I had never seen Urgulanilla. Nobody had. We knew that she lived with an aunt at Herculaneum, a town on the slopes of Vesuvius, where old Urgulania had property, but she never came to Rome even on a visit. We concluded that she must be delicate. But when Livia wrote me one of her curt cruel notes, to the effect that it had just been decided at a family council that I should marry the daughter of Silvanus Plautius, and that this was a more appropriate match for me, considering my infirmities, than the two previously projected, I suspected that there was something much more seriously wrong with this Urgulanilla than mere ill-health. A cleft palate, perhaps, or a strawberry-mark across half her face? Something at any rate that made her quite unpresentable. Perhaps she was a cripple like myself. I wouldn’t mind that. Perhaps she was a very nice girl really, but misunderstood. We might have a lot in common. Of course, it would not be like marrying Camilla, but it might at least be better than marrying Aemilia.

The day was chosen for our betrothal. I asked Germanicus about Urgulanilla, but he was as much in the dark as I was, and seemed a little ashamed of having consented to the marriage without making careful inquiries beforehand. He was very happy with Agrippina and wanted me to be happy too. Well, the day came, a ‘lucky’ one, and there I was again in my chaplet and clean gown again waiting at the family-altar for the bride to arrive. ‘The third time’s lucky,’ said Germanicus. ‘I am sure she’s a beauty, really, and kind and sensible and just the sort for you.’ But was she? Well, in my life I have had many cruel bad jokes played on me, but I think that this was the cruellest and worst. Urgulanilla was – well, in brief, she lived up to her name, which is the Latin form of Herculanilla. A young female Hercules she indeed was. Though only fifteen years old, she was over six foot three inches in height and still growing, and broad and strong in proportion, with the largest feet and hands I have ever seen on any human being in my life with the single exception of the gigantic Parthian hostage who walked in a certain triumphal procession many years later. Her features were regular but heavy and she wore an almost perpetual scowl. She stooped. She talked as slowly as my uncle Tiberius (whom, by the way, she resembled closely – there was even talk of her being really his daughter). She had no learning, wit, accomplishments, or any endearing qualities. And it is strange, but the first thoughts that struck me when I saw her were: ‘This woman is capable of murder by violence’ and ‘I shall be very careful from the first to hide my repugnance to her, and give her no just cause to harbour resentment against me. For if once she comes to hate me, my life is not safe.’ I am a pretty good actor, and though the solemnity of the ceremony was broken by smirks, whispered jokes, and repressed titters from the company, Urgulanilla had no cause to blame me for this indecorousness. After it was over the two of us were summoned into the presence of Livia and Urgulania. When the door was shut and we stood there facing them – myself nervous and fidgety, Urgulanilla massive and expressionless and clenching and unclenching her great fists – the solemnity of these two evil old grandmothers gave way, and they burst into uncontrollable laughter. I had never heard either of them laugh like that before and the effect was frightening. It was not decent healthy laughter but a hellish sobbing and screeching, like that of two old drunken prostitutes watching a torture or crucifixion. ‘Oh, you two beauties!’ sobbed Livia at last, wiping her eyes. ‘What wouldn’t I give to see you in bed together on your wedding night! It would be the funniest scene since Deucalion’s Flood!’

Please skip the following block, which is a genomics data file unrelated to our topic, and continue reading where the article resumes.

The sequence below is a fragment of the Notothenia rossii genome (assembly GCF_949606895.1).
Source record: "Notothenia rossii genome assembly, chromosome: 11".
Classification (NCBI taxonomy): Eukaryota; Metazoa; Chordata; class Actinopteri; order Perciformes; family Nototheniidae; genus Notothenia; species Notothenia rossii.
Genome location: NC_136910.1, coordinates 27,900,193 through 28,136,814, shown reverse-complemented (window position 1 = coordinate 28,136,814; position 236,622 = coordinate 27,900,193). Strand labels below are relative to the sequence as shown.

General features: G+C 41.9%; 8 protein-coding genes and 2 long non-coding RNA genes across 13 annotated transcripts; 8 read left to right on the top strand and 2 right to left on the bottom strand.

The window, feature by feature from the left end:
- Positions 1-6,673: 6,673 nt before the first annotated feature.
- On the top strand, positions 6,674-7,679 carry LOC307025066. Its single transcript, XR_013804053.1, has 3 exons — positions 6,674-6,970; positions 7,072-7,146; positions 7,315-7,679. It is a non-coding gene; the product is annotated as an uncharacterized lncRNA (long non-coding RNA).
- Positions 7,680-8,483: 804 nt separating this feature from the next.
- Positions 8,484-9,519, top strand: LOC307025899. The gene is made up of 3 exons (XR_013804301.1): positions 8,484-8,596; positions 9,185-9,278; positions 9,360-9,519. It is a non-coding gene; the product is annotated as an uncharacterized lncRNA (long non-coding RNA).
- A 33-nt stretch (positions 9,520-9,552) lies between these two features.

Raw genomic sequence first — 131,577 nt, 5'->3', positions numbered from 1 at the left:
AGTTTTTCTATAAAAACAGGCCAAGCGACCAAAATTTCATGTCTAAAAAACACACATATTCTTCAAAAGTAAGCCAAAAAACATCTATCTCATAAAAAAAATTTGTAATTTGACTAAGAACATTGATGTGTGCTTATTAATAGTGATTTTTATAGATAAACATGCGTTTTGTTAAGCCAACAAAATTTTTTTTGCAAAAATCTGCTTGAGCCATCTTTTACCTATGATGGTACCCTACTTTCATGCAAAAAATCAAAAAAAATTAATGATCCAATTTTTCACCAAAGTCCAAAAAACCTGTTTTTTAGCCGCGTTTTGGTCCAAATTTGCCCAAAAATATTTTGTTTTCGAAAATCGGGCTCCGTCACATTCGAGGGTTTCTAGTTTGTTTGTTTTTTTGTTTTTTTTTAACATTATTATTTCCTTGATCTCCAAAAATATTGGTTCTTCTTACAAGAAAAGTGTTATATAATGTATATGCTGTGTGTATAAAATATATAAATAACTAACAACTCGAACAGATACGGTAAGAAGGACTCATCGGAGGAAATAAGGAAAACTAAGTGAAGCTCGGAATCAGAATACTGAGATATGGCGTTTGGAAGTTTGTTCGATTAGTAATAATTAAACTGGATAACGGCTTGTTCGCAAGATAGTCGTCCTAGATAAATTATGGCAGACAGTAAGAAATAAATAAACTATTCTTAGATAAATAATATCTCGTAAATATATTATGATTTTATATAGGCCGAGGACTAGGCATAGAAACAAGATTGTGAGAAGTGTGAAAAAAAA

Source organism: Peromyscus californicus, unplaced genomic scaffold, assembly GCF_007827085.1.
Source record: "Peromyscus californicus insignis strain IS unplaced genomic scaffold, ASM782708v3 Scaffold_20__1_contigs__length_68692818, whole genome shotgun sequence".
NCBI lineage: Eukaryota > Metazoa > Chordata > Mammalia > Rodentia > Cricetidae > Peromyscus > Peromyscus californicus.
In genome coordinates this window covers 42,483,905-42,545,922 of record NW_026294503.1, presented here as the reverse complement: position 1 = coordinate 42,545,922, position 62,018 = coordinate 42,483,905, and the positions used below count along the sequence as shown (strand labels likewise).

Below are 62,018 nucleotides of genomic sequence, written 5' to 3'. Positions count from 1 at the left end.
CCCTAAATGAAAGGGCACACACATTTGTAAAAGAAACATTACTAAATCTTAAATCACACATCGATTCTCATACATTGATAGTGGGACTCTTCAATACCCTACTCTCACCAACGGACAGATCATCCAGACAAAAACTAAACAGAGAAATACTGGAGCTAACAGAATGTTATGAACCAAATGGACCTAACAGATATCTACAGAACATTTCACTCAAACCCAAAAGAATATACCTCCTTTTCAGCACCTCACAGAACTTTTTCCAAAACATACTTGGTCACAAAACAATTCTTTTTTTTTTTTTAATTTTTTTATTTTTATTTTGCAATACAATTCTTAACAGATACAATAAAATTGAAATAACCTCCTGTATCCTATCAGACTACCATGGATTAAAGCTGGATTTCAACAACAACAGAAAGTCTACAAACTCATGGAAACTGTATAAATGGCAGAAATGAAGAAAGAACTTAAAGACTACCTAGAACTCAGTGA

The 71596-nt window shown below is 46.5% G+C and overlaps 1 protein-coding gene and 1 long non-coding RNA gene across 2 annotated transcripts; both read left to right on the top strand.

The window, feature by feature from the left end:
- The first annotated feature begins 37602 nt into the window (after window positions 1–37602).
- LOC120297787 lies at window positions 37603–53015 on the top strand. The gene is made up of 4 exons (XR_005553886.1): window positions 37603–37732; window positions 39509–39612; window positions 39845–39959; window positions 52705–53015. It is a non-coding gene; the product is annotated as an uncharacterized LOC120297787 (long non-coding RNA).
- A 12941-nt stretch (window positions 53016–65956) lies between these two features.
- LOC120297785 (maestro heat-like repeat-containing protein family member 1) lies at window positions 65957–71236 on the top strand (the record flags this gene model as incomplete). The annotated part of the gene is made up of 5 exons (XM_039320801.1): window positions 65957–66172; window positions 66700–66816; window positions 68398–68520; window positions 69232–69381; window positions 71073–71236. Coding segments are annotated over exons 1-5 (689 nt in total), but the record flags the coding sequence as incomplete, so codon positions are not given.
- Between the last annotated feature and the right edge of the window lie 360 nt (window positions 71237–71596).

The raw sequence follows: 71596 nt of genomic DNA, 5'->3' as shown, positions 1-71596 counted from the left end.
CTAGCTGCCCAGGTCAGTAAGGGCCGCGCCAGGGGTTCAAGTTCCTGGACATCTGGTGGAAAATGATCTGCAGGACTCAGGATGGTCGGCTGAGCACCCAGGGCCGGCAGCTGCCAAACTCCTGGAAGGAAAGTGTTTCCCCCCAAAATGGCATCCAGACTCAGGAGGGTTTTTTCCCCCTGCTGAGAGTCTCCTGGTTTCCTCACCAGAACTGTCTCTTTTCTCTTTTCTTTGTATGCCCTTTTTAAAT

‘And what happened particularly funny on that famous occasion, my dear?’ asked Urgulania.

‘Why, don’t you know? God destroyed the whole world with a flood, except Deucalion and his family, and a few animals that took refuge on the mountain tops. Haven’t you read Aristophanes’s Flood? It’s my favourite play of his. The scene is laid on Mount Parnassus. Various animals are assembled, unfortunately only one of each kind, and each thinks himself the sole survivor of his species. So in order to replenish the earth somehow with animals they have to mate with one another in spite of moral scruples and obvious difficulties. The Camel is betrothed by Deucalion to the She-Elephant.’

‘Camel and Elephant! That’s a fine one!’ cackled Urgulania. ‘Look at Tiberius Claudius’s long neck and skinny body and long silly face. And my Urgulanilla’s great feet and great flapping ears, and little pig-eyes! Ha, Ha, Ha, Ha! And what was their offspring? Giraffe? Ha, Ha, Ha, Ha!’

‘The play doesn’t get that far. Iris comes on the stage for the messenger speech and reports another refuge of animals on Mount Atlas. Iris breaks off the nuptials just in time.’

‘Was the Camel disappointed?’

‘Oh, most bitterly.’

‘And the Elephant?’

‘The Elephant just scowled.’

‘Did they kiss on parting?’

‘Aristophanes does not tell. But I’m sure they did. Come on, Beasts. Kiss!’

I smiled foolishly, Urgulanilla scowled.

‘Kiss, I say,’ Livia insisted in a voice that meant that we had to obey.

So we kissed, and started the old women on their hysterics again. When we were outside the room again I whispered to Urgulanilla: ‘I’m sorry. It’s not my fault.’ But she did not answer except to scowl more deeply than before.

There was still a year before we were actually to marry, for the family had decided that I should not come of age until I was fifteen and a half, and much might happen in that time. If only Iris would come!

But she didn’t. Postumus had his troubles too: he had already come of age now and it was only a few months before Domitia would be of marriageable age. My poor Postumus, he was still in love with Livilla, though she was married. But before I continue with the story of Postumus I must tell of my meeting with the ‘Last of the Romans’.